When it’s difficult to decide, not making a decision is in itself a decision. When it comes to separating the men from the boys, (or the women form the girls) the trait that counts is the ability to make the hard calls and not unduly procrastinate for whatever reason. Here is Dan Rockwell on making decisions in uncertain times and situations.

Originally posted by Dan Rockwell on August 9, 2014

The dictionary for leaders series landed on “D” this morning. Leaders makedecisions.

Frustrated readers complain about leaders who won’t make decisions.

Effective decisions are tipping points where talk becomes action.

Action creates responsibility.

Consequences of not making decisions:

  1. Motivation declines. Why bother?
  2. Talent checks out. (Literally or figuratively)
  3. Frustration escalates.
  4. Progress stops.
  5. Politics and distraction take over.
  6. Resources are squandered.
  7. Busy work dominates. People start circling their navels.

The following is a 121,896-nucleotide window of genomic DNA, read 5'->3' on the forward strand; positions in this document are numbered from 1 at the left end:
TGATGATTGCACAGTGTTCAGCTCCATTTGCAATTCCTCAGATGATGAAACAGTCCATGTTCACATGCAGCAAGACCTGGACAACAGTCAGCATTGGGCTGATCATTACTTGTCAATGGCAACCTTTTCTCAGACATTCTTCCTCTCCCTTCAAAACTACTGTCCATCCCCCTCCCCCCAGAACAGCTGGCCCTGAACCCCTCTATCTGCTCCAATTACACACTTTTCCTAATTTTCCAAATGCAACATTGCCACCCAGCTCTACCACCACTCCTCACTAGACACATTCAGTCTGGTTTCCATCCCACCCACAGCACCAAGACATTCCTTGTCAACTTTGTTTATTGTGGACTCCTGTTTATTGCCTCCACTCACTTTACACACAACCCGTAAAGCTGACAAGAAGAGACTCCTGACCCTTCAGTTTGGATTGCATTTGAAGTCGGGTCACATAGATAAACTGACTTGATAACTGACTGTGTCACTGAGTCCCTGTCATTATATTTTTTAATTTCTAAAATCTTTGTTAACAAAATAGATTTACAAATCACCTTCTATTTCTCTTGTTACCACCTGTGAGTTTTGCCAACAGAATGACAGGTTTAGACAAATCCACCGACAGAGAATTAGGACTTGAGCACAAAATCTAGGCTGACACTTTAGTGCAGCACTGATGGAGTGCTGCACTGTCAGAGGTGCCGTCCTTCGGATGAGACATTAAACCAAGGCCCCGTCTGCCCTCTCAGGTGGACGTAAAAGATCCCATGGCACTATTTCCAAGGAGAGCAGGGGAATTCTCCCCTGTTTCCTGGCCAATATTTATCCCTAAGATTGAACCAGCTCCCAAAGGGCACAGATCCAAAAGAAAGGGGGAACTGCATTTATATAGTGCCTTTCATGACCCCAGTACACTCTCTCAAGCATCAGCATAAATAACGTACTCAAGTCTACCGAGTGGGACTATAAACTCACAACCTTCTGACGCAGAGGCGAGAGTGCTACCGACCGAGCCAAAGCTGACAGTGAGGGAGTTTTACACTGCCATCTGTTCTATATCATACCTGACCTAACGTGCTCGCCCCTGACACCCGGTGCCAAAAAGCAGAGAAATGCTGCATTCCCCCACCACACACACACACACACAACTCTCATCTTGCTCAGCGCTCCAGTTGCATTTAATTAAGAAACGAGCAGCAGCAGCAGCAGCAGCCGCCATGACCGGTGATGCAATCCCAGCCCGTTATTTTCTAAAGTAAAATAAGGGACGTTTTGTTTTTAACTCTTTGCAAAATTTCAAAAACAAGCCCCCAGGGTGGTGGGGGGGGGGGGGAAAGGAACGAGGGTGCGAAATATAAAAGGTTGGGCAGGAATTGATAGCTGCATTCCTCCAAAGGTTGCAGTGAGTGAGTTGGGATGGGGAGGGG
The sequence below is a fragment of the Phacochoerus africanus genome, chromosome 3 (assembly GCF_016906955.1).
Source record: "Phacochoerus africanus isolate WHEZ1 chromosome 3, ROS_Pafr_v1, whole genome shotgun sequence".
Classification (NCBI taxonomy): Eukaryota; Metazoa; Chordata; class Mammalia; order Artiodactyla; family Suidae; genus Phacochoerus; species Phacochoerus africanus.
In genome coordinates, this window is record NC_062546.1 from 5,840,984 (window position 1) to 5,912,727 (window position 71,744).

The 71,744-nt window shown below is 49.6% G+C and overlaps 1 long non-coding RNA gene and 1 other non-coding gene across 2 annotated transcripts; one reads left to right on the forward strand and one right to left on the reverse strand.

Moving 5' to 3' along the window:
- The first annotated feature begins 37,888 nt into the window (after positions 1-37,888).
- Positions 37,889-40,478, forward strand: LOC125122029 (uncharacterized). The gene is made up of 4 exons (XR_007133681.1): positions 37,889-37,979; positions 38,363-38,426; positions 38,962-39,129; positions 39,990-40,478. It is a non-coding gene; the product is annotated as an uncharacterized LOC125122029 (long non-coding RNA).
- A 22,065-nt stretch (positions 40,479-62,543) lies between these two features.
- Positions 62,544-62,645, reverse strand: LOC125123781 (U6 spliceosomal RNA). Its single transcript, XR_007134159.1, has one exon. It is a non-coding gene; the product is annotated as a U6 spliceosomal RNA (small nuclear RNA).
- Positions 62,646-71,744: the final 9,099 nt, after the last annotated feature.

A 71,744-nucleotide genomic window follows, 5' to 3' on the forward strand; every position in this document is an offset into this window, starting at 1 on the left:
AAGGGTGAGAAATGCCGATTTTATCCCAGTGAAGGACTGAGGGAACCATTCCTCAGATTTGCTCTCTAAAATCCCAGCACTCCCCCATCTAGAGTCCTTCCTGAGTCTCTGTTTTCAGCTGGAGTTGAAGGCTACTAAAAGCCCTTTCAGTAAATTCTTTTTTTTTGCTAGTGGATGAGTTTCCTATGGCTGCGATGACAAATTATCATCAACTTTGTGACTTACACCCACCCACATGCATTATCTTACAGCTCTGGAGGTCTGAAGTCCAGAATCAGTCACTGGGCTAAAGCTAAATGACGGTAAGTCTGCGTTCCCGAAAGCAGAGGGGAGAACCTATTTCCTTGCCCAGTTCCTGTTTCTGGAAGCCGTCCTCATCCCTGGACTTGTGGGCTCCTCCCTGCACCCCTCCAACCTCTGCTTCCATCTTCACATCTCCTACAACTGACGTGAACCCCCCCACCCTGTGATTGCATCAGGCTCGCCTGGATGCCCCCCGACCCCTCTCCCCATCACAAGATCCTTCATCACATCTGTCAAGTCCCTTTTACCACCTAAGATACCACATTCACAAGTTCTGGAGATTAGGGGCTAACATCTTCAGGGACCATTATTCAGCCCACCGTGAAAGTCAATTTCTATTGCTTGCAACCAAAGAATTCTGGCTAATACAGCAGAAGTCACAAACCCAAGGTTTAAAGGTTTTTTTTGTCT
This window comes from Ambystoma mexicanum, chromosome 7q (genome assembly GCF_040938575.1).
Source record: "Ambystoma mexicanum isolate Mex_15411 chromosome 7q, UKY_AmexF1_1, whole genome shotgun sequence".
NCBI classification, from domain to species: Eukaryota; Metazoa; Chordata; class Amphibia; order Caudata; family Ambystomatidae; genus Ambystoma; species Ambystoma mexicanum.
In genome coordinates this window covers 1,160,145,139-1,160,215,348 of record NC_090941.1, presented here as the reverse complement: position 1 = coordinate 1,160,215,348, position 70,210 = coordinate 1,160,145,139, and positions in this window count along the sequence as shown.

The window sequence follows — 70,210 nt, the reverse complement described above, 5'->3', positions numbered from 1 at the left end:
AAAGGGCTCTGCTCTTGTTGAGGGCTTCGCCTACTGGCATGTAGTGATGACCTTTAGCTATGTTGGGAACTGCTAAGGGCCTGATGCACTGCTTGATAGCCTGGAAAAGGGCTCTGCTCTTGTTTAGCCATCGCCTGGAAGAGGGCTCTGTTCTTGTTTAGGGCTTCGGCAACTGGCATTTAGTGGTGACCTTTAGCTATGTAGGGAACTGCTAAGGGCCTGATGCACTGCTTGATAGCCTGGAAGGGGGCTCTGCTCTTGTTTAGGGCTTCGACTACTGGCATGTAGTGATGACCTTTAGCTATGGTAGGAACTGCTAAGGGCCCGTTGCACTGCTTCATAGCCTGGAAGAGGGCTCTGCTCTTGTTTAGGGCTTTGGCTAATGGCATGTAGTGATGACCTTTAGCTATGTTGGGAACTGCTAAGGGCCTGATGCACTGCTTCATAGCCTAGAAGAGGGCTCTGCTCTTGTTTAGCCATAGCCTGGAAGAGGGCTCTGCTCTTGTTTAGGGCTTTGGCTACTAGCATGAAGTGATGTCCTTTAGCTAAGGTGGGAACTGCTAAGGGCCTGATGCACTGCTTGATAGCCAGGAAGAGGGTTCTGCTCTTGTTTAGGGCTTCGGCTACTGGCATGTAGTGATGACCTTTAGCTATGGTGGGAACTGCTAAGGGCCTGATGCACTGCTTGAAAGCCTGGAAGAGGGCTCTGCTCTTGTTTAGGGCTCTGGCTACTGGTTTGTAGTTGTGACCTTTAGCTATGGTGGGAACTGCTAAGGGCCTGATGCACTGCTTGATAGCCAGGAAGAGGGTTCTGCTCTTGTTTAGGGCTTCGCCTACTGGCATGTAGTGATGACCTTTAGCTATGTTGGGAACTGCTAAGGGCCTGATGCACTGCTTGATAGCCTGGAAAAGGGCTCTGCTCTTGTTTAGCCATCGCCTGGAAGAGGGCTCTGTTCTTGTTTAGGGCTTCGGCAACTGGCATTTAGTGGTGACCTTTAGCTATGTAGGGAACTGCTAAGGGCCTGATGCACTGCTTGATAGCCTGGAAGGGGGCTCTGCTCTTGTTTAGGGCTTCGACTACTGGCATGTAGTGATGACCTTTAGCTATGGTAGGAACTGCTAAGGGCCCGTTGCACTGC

Highly political leaders don’t make decisions when responses are uncertain.

Ten strategies of making decisions in uncertain situations:

  1. Let everyone know you are in learn as you go mode.
  2. Dedicate a minimum of resources. Don’t bet the farm until you’re 80% sure you’ll win. (Level of certainty depends in large part on organizational culture.)
  3. Evaluate frequently and aggressively. What’s working?
  4. Honor learning. What are we learning?
  5. Adapt quickly. Stop doing what doesn’t work.
  6. Minimize damage if things go wrong.
  7. Take responsibility. Avoid blame.
  8. Celebrate progress frequently and briefly. What’s next?
  9. Decide to delay but explain why.
  10. During delay, reach for new goals or engage in related activities.

Two lousy decisions:

People decisions based on too much hope result in regret. Don’t expect people to magically develop competence. A track record of disappointment predicts a disappointing future if you continue on the same path.

Gut decisions when you don’t have experience are disasters. When you don’t have experience in marketing, for example, don’t go with your gut. Go with those who have been where you want to go.

For the continuation of this article go to Dan Rockwell